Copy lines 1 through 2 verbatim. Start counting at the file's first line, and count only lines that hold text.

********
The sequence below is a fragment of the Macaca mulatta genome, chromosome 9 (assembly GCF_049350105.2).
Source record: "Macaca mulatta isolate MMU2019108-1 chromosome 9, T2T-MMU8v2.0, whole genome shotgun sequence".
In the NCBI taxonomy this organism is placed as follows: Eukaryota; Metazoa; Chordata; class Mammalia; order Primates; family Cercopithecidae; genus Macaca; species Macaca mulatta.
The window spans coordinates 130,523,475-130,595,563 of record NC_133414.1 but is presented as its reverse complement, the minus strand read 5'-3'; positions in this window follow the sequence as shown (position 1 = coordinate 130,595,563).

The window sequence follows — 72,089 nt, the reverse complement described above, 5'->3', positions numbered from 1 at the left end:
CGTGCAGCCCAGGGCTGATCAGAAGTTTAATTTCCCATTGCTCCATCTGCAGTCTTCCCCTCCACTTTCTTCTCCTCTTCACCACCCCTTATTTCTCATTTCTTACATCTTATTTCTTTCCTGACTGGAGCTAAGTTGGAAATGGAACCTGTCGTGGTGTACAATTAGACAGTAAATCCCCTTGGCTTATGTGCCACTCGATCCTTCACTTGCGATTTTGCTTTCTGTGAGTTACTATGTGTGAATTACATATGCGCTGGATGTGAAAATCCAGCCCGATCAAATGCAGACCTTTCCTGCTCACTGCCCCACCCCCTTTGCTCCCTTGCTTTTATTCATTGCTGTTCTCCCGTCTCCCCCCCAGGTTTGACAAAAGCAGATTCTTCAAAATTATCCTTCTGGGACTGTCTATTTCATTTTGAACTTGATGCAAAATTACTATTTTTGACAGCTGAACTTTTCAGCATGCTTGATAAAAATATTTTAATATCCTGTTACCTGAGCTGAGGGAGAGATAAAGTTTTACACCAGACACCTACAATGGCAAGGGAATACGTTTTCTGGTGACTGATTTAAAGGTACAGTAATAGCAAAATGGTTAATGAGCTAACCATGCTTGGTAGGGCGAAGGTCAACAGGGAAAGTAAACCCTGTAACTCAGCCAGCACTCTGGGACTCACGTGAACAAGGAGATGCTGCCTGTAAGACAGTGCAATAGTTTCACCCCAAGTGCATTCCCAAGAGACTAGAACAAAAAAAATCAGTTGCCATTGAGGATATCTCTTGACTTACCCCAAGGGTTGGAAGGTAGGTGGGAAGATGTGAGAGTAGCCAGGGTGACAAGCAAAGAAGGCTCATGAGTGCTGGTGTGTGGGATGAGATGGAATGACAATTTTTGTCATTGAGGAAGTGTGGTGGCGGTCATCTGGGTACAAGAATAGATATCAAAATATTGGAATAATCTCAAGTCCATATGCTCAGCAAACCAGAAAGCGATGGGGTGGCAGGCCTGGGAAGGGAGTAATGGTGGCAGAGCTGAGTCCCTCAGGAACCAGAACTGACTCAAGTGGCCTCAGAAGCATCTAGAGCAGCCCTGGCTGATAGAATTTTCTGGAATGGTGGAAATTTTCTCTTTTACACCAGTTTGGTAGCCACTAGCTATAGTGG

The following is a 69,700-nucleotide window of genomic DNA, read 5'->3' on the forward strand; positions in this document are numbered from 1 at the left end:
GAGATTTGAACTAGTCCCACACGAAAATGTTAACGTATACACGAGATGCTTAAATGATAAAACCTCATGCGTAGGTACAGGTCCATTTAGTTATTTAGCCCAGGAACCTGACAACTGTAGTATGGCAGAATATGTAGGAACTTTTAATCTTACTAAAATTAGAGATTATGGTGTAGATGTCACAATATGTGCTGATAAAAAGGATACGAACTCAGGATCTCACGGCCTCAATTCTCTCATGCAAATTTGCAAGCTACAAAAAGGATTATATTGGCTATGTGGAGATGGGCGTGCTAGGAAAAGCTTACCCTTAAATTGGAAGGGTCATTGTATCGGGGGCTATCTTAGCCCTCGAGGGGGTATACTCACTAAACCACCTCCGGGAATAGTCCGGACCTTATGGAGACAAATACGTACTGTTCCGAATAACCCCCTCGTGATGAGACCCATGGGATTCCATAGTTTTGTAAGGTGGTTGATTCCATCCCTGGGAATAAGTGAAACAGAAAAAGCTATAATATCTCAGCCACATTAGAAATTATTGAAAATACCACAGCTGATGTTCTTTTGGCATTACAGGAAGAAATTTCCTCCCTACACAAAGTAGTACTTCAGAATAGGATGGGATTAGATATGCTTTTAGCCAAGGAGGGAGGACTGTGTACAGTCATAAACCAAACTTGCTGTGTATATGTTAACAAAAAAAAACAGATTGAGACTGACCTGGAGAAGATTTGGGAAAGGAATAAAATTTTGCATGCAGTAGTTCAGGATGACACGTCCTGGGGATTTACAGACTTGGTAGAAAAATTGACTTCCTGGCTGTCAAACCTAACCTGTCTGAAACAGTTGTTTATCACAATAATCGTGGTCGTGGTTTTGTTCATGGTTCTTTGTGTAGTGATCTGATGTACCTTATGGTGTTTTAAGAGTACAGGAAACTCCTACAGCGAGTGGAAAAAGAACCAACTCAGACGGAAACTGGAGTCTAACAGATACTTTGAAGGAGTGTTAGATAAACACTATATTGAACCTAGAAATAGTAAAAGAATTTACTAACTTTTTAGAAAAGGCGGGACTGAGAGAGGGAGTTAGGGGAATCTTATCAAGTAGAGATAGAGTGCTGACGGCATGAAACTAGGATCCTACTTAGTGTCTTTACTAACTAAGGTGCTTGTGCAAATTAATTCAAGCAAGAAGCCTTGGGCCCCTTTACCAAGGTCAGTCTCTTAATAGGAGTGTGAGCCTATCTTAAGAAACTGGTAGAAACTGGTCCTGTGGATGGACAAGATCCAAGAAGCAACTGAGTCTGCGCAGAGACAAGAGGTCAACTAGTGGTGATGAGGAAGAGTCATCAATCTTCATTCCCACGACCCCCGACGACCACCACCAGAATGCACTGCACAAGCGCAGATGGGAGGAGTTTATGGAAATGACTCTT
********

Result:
The sequence below is a fragment of the Macaca mulatta genome, chromosome 9 (assembly GCF_049350105.2).
Source record: "Macaca mulatta isolate MMU2019108-1 chromosome 9, T2T-MMU8v2.0, whole genome shotgun sequence".